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Brian Sullivan: Flavours feeling taste of successBy Brian Sullivan, Special to The Eagleberkshireeagle.comPosted:   05/23/2013 12:10:37 AM EDTMay 23, 2013 4:12 AM GMTUpdated:   05/23/2013 12:10:37 AM EDT
Thursday May 23, 2013


The lyrics to that Broadway musical song say that "it’s where the underworld can meet the elite." You know, it’s 42nd Street. Others meet there, too.

Talk about finding your soul mate. This charismatic couple had each taken separate journeys halfway around the world before making eye contact for the first time at a 1999 holiday party hosted by the Malaysian counsel general in New York City. And, yes, it was on 42nd Street.

Chin Lee and Sabrina Tan were introduced that evening. They had been invited to the gathering because they each knew people who knew people. So, the next time you leave Flavours of Malaysia, on McKay Street, on the heels of one of the best meals currently being served in the Berkshires, then tell the couple to thank those people who knew those people.

It will be four years for the restaurant at its current location this fall, and while it is both a city and North Street success tale, it’s also a rather fortuitous and courageous story that borders at times in the telling on incredulous. I don’t do restaurant reviews, but as people reviews go, I’m happy to share.


Both were separated when they met. Sabrina, who has a mental toughness about her that allows the owner and head chef at Flavours to firmly cement her feet into the sand when she has to, had set three warning signs in stone about her social future.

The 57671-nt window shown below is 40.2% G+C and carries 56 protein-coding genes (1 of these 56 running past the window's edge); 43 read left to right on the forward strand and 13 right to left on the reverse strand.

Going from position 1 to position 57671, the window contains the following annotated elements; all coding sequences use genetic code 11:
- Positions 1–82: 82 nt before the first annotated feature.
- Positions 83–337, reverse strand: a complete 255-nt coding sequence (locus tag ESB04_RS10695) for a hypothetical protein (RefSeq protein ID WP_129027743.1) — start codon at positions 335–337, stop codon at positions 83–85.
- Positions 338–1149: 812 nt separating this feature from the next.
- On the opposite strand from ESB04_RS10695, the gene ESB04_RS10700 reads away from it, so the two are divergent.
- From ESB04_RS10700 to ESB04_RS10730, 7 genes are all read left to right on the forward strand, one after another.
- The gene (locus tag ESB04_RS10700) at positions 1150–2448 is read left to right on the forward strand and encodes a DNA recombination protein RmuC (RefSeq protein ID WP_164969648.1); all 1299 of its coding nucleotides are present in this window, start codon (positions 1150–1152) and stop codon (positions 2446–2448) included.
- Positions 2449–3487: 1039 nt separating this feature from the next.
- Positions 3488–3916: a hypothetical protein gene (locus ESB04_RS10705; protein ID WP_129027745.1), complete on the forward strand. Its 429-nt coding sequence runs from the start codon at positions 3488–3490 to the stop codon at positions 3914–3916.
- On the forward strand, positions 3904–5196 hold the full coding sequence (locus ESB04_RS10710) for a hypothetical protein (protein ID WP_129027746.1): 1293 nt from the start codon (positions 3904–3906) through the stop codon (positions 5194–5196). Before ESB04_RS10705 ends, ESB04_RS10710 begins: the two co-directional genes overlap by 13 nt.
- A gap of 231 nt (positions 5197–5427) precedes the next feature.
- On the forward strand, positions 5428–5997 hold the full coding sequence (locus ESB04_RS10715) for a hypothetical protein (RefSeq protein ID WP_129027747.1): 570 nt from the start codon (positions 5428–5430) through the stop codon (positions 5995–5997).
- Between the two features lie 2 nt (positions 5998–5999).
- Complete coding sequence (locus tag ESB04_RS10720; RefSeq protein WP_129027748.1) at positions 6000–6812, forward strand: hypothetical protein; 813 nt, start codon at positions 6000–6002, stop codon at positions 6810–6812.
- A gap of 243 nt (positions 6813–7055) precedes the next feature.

"If I was going to meet another Advertisementman," she said, "then there were three things he couldn’t be. One was Chinese-Malaysian, the second was he couldn’t be younger than I was, and finally, he couldn’t be married."

Strike one, two and three. So much for the plan. She met Chin and her future was signed, sealed and delivered.

Both were born in Malaysia to Chinese parents. But the odds of one day owning one of the region’s premiere restaurants had to be incredibly steep.

Chin, who said he aspired at one time in life to be a comedian, was selected as one of 100 students by the Malaysian government to study abroad and attend college in the U.S. He graduated from Farleigh Dickinson University with a degree in mechanical engineering.

"They selected 88 Malaysians, 10 Chinese and two Indians," said Chin, who tests his comedic skills nightly as the front man and congenial host at the restaurant. With his Chinese features evident, Chin will tell a new customer that his name is Bruce -- "Get it?" he continues, "Bruce Lee."

OK, maybe the act needs a little work. But you won’t find a friendlier host, and you will be hard-pressed to locate a more dedicated chef than Sabrina. All orders are made from scratch with fresh meat and vegetables. All meals are gluten free with no MSG added.

She’s the chief cook and bottle washer. "If I’m not here, then we close that day," she said.